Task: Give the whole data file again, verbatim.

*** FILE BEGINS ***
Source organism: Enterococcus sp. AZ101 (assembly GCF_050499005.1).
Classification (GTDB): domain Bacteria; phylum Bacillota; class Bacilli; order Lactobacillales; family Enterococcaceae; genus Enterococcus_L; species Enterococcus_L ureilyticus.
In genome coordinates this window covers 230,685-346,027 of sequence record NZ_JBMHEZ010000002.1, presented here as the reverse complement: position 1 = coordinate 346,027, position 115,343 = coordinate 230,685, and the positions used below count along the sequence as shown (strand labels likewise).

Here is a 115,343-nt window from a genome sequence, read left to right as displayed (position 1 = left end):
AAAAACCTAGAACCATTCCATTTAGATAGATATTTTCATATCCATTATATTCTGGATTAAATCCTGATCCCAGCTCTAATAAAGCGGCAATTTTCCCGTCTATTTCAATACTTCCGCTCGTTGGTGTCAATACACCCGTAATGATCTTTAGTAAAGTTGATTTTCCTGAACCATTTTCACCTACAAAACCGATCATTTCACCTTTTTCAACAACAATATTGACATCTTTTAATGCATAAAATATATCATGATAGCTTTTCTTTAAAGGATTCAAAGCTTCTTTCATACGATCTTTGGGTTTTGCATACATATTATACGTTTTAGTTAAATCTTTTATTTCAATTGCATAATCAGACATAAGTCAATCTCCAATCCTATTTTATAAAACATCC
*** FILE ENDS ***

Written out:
Source organism: Enterococcus sp. AZ101 (assembly GCF_050499005.1).
Classification (GTDB): domain Bacteria; phylum Bacillota; class Bacilli; order Lactobacillales; family Enterococcaceae; genus Enterococcus_L; species Enterococcus_L ureilyticus.
In genome coordinates this window covers 230,685-346,027 of sequence record NZ_JBMHEZ010000002.1, presented here as the reverse complement: position 1 = coordinate 346,027, position 115,343 = coordinate 230,685, and the positions used below count along the sequence as shown (strand labels likewise).

Here is a 115,343-nt window from a genome sequence, read left to right as displayed (position 1 = left end):
AAAAACCTAGAACCATTCCATTTAGATAGATATTTTCATATCCATTATATTCTGGATTAAATCCTGATCCCAGCTCTAATAAAGCGGCAATTTTCCCGTCTATTTCAATACTTCCGCTCGTTGGTGTCAATACACCCGTAATGATCTTTAGTAAAGTTGATTTTCCTGAACCATTTTCACCTACAAAACCGATCATTTCACCTTTTTCAACAACAATATTGACATCTTTTAATGCATAAAATATATCATGATAGCTTTTCTTTAAAGGATTCAAAGCTTCTTTCATACGATCTTTGGGTTTTGCATACATATTATACGTTTTAGTTAAATCTTTTATTTCAATTGCATAATCAGACATAAGTCAATCTCCAATCCTATTTTATAAAACATCC